• Talk to someone about how you’re feeling. Perhaps reach out to a friend or loved one or join a diabetes support group. People with diabetes also experience depression two to three times more often. So, talk to your doctor if you’re not feeling well.
  • Get enough sleep. Not getting enough shut-eye can lead to stress and dampen your mood. It can also increase insulin resistance and enhance your hunger, making weight loss more challenging. You need at least 7 hours of sleep per night. Try to go to bed and wake up at the same time every day.
  • Quit smoking. Nicotine causes changes in cells, making them unresponsive to insulin. This can worsen your blood sugar levels. Smoking also increases the risk of complications like heart disease and kidney failure.

Get regular check-ups. Diabetes can increase your risk of various health issues. It’s important to keep track of routine health screenings like eye exams, dental visits, and blood pressure checks, says Rao. Discuss with your doctor what screenings you need and how often you should have them done.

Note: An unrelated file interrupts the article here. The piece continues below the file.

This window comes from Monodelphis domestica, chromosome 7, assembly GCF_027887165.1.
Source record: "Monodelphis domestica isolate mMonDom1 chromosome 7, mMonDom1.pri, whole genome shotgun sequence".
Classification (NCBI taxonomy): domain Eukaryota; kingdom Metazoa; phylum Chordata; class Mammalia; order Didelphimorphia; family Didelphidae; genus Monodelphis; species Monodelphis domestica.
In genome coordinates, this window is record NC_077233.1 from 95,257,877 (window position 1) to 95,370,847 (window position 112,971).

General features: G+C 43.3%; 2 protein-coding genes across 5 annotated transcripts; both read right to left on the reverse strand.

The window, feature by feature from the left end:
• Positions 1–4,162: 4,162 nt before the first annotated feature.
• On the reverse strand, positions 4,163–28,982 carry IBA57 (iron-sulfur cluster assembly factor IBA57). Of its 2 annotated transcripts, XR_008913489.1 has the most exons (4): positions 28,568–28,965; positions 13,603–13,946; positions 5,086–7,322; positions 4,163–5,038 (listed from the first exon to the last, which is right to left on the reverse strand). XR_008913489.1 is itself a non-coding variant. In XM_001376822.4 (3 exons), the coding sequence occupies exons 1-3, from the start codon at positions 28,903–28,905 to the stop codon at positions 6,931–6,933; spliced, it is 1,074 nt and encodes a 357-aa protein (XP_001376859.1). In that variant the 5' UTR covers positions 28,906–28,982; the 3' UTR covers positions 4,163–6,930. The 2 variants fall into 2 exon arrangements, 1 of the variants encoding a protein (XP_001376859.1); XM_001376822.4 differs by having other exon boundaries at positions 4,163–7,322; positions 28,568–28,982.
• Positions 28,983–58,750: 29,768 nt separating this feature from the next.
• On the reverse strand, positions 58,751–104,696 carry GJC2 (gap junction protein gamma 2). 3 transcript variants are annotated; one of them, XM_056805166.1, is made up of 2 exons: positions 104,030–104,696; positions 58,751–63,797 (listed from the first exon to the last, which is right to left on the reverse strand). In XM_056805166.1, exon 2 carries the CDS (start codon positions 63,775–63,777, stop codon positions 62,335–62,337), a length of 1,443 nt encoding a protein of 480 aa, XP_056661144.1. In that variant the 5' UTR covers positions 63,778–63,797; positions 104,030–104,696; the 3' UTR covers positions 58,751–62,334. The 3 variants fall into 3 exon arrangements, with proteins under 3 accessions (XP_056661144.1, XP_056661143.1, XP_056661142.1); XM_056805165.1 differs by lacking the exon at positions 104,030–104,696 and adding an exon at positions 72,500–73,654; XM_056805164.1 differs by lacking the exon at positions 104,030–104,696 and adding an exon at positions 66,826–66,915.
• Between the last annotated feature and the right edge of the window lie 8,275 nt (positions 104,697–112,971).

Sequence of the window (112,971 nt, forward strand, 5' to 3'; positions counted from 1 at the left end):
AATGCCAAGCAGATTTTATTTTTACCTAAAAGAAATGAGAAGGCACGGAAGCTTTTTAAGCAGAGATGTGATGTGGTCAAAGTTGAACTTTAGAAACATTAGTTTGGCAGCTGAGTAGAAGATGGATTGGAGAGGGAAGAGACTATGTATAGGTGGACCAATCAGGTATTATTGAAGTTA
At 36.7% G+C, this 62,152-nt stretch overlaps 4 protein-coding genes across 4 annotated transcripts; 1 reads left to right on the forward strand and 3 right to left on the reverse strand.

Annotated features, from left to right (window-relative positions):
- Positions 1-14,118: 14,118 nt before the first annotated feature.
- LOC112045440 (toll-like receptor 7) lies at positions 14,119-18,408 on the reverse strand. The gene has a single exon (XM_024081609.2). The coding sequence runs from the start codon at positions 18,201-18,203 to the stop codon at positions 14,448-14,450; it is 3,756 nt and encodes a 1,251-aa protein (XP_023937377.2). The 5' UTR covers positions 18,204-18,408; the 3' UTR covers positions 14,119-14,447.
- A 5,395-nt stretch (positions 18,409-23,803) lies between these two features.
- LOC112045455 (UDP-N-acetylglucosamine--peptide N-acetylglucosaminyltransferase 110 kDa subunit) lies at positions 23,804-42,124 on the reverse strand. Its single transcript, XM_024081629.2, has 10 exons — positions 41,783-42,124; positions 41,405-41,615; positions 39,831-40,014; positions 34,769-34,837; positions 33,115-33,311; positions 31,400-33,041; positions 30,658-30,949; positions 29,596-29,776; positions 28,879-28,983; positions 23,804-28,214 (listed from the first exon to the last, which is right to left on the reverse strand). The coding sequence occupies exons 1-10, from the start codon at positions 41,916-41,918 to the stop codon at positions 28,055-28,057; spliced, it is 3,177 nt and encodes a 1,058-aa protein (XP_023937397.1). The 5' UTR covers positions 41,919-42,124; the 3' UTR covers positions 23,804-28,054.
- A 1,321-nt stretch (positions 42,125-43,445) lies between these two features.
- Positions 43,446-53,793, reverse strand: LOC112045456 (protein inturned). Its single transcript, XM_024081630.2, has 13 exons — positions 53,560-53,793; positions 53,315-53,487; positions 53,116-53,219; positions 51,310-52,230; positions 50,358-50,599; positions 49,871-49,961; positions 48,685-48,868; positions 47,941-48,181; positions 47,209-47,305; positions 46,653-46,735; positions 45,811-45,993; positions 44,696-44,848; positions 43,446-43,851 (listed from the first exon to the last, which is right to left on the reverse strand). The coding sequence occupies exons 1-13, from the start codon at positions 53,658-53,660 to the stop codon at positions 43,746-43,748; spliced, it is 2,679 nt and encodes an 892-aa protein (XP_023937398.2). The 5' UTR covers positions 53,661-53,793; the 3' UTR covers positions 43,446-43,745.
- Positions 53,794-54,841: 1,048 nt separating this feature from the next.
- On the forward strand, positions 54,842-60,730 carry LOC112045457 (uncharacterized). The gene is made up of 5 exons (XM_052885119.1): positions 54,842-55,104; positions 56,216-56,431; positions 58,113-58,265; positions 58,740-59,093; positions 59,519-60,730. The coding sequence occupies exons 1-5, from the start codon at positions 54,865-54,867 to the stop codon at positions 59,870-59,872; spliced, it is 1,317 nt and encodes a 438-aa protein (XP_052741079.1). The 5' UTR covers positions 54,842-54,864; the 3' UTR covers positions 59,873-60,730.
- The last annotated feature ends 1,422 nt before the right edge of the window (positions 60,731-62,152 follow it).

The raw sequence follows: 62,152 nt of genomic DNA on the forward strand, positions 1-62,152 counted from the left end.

Find the right support. You should work closely with your healthcare team to keep your diabetes under control. This is especially important if you are a person of color. Racial and ethnic minorities have a higher risk of complications and poorer diabetes control. There are many reasons for this, but lack of access to healthcare, cultural attitudes, as well as social and economic status are all factors.

For more information, check out the following resources: